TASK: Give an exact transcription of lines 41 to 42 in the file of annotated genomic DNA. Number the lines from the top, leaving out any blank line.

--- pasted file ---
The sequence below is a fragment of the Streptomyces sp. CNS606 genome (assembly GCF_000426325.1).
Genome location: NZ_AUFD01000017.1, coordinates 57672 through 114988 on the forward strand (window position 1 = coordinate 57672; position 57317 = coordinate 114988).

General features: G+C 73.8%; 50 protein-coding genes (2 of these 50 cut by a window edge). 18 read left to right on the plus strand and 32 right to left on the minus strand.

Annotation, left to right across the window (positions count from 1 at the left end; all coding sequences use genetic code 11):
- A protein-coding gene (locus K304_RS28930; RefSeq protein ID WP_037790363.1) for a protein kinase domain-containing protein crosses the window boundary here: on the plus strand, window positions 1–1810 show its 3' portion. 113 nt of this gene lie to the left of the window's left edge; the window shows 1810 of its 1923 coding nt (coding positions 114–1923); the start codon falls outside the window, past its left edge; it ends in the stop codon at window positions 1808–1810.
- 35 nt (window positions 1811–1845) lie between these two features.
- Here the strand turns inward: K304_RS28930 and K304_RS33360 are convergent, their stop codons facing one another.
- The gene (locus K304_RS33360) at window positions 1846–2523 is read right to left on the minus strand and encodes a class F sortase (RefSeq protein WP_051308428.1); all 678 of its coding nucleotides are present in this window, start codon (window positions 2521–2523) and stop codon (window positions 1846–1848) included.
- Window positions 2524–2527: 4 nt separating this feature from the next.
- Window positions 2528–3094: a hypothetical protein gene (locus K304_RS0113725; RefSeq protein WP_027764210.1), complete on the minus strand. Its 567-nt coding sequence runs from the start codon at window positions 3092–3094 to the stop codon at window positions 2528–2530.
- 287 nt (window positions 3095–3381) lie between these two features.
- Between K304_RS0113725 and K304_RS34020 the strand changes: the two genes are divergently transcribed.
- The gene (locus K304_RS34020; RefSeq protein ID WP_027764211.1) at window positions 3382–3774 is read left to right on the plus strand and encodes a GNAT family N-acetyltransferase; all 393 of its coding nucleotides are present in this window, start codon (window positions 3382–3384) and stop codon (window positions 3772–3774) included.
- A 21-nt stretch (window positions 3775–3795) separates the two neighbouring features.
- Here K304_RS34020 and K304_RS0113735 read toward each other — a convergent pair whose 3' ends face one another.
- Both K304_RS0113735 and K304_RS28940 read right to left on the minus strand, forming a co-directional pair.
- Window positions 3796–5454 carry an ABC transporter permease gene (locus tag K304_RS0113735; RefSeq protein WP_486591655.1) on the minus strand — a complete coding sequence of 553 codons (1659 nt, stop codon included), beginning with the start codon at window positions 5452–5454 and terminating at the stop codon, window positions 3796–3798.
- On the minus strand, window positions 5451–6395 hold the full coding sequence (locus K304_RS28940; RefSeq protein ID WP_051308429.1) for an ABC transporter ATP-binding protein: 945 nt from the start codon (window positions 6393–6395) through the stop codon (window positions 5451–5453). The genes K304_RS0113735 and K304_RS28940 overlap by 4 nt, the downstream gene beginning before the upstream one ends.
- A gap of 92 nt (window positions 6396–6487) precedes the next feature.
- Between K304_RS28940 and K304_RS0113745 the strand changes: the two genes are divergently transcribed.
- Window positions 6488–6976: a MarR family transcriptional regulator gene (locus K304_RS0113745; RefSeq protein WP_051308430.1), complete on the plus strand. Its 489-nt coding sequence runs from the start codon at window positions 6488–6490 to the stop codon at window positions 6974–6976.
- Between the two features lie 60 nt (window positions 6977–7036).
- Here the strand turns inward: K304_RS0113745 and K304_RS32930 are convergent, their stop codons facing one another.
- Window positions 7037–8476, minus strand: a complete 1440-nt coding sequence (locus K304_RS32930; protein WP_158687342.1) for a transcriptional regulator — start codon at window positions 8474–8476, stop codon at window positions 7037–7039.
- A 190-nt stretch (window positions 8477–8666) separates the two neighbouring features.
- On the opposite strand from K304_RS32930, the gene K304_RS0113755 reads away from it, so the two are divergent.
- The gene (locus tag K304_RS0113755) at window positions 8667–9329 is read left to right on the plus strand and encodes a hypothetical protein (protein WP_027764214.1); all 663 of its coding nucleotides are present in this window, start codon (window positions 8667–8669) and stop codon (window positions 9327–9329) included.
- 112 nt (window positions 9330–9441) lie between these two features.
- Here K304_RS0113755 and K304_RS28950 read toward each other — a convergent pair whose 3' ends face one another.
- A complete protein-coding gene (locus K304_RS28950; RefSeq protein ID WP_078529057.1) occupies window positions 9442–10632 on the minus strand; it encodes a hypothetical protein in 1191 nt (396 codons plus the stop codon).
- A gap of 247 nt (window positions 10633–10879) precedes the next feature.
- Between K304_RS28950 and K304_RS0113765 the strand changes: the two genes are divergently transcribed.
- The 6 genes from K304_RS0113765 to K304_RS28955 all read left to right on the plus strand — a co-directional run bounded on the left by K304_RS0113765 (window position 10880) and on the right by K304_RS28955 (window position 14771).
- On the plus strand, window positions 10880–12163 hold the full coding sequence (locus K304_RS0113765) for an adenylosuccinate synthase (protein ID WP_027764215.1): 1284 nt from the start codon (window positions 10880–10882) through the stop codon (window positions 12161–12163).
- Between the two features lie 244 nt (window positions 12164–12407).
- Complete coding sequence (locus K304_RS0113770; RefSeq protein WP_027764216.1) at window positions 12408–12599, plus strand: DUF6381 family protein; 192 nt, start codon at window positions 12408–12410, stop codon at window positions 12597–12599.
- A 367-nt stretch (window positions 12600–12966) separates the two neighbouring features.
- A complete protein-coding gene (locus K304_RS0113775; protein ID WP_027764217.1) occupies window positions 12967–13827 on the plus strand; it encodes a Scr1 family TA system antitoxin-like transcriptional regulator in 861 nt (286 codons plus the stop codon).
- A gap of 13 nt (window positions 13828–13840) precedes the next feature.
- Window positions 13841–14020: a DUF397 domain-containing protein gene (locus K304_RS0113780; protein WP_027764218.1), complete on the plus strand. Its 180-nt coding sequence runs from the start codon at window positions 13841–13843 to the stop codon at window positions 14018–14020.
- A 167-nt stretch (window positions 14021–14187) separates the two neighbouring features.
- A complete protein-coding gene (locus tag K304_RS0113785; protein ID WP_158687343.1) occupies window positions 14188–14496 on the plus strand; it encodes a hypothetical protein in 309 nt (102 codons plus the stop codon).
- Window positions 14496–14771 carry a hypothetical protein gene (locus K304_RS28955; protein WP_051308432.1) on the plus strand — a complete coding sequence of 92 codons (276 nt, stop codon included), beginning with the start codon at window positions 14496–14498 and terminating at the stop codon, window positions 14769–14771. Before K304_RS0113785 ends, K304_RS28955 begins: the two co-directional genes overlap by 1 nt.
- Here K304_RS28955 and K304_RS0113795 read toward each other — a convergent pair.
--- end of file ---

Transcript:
- A 167-nt stretch (window positions 14021–14187) separates the two neighbouring features.
- A complete protein-coding gene (locus tag K304_RS0113785; protein ID WP_158687343.1) occupies window positions 14188–14496 on the plus strand; it encodes a hypothetical protein in 309 nt (102 codons plus the stop codon).